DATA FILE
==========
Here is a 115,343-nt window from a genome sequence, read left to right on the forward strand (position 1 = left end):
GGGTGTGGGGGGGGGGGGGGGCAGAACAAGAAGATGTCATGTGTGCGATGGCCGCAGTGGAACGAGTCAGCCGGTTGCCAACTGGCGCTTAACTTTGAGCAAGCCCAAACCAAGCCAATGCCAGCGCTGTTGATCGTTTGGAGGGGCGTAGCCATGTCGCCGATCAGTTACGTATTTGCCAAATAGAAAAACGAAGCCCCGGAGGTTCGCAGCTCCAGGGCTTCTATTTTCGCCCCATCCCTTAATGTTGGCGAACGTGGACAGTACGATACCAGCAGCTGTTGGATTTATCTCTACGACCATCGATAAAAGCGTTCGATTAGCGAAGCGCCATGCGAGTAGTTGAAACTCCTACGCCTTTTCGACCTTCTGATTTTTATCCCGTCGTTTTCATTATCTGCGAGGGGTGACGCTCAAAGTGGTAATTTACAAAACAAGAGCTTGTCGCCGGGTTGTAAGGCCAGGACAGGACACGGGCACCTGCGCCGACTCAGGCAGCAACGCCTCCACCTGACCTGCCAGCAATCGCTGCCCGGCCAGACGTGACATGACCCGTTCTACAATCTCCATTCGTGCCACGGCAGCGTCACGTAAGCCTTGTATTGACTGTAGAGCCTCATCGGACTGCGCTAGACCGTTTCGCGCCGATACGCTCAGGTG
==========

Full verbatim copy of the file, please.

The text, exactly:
Here is a 115,343-nt window from a genome sequence, read left to right on the forward strand (position 1 = left end):
GGGTGTGGGGGGGGGGGGGGGCAGAACAAGAAGATGTCATGTGTGCGATGGCCGCAGTGGAACGAGTCAGCCGGTTGCCAACTGGCGCTTAACTTTGAGCAAGCCCAAACCAAGCCAATGCCAGCGCTGTTGATCGTTTGGAGGGGCGTAGCCATGTCGCCGATCAGTTACGTATTTGCCAAATAGAAAAACGAAGCCCCGGAGGTTCGCAGCTCCAGGGCTTCTATTTTCGCCCCATCCCTTAATGTTGGCGAACGTGGACAGTACGATACCAGCAGCTGTTGGATTTATCTCTACGACCATCGATAAAAGCGTTCGATTAGCGAAGCGCCATGCGAGTAGTTGAAACTCCTACGCCTTTTCGACCTTCTGATTTTTATCCCGTCGTTTTCATTATCTGCGAGGGGTGACGCTCAAAGTGGTAATTTACAAAACAAGAGCTTGTCGCCGGGTTGTAAGGCCAGGACAGGACACGGGCACCTGCGCCGACTCAGGCAGCAACGCCTCCACCTGACCTGCCAGCAATCGCTGCCCGGCCAGACGTGACATGACCCGTTCTACAATCTCCATTCGTGCCACGGCAGCGTCACGTAAGCCTTGTATTGACTGTAGAGCCTCATCGGACTGCGCTAGACCGTTTCGCGCCGATACGCTCAGGTG